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Presumably Mozilla, just like they do for the sync and Web Push servers.





I think what the previous poster meant was 'why' are Mozilla paying for it?

Ah. In that case, I seem to recall they performed user research among users of their browsers that uncovered that sending files to others was still a major pain point. It's also a way in to promote a Firefox account, and Firefox in general.

Of course Mozilla's not in it for the money, so there's not a direct line from Send to more revenue. Firefox is their main tool to protect the open web, and Send is a way to get more people to use that. And of course, being able to send files encrypted is good for the web as well.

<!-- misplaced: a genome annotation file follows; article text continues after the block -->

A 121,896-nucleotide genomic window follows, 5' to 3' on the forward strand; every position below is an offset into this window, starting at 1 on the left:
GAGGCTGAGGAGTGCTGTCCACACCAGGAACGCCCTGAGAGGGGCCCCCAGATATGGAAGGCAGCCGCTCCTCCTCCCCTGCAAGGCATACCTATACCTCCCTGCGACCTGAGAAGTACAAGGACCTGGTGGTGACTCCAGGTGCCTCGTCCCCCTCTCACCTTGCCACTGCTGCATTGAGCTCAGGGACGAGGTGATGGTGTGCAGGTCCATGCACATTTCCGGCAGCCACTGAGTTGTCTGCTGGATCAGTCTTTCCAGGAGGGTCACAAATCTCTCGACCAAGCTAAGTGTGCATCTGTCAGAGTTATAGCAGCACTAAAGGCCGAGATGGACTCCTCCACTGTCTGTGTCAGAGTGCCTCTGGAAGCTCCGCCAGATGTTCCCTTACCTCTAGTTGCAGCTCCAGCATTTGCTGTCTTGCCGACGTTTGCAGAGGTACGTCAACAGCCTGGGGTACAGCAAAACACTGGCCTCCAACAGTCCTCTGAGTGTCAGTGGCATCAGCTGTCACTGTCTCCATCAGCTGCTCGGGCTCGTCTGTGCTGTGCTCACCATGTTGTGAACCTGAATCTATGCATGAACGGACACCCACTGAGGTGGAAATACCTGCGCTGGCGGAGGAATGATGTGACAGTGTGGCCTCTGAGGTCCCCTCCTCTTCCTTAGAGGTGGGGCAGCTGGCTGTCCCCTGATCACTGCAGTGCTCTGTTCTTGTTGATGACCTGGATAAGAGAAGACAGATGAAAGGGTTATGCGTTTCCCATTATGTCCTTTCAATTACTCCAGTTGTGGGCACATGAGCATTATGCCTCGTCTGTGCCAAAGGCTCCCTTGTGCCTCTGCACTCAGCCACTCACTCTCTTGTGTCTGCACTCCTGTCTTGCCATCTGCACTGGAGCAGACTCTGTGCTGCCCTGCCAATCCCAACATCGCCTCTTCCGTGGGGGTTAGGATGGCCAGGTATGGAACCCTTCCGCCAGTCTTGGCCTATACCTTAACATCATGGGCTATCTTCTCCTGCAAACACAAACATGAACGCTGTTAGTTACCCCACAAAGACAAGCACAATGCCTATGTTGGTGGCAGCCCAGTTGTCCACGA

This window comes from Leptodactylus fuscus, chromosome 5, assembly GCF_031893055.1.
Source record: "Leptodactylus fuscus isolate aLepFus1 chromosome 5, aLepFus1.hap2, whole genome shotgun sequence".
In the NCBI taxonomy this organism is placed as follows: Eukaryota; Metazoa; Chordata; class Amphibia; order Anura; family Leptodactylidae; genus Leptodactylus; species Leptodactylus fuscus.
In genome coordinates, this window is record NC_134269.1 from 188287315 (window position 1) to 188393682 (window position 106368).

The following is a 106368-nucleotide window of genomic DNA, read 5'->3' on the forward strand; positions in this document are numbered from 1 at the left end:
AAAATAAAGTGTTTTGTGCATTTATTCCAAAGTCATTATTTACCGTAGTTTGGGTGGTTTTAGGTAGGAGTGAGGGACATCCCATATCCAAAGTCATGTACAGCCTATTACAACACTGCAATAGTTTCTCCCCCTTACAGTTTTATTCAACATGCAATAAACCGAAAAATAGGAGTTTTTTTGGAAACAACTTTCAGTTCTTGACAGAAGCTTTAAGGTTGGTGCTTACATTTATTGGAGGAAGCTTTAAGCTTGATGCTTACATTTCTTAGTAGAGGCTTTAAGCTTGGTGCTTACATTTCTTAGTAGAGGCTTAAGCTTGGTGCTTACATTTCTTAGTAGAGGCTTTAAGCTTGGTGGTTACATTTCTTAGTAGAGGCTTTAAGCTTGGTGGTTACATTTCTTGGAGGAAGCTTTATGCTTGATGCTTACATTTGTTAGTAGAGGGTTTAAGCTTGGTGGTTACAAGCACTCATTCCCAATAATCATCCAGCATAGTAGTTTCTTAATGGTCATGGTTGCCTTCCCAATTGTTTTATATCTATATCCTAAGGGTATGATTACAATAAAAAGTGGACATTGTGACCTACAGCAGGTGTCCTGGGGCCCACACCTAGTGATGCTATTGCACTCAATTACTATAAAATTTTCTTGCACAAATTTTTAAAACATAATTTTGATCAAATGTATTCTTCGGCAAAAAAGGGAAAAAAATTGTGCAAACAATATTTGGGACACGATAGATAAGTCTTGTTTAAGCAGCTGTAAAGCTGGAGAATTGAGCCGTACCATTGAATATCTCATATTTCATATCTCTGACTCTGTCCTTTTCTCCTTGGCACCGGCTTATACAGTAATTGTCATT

Indirectly, it is primarily financed by the search engine deal in Firefox.


The open web is more than just a browser. The cost is minimal when you have your own infra instead of AWS’ bandwidth gouging.

Another user pointed out that Firefox Send is written to use an Amazon S3 compatible API to run. That could mean that Mozilla is using AWS for the service.

https://github.com/mozilla/send#requirements





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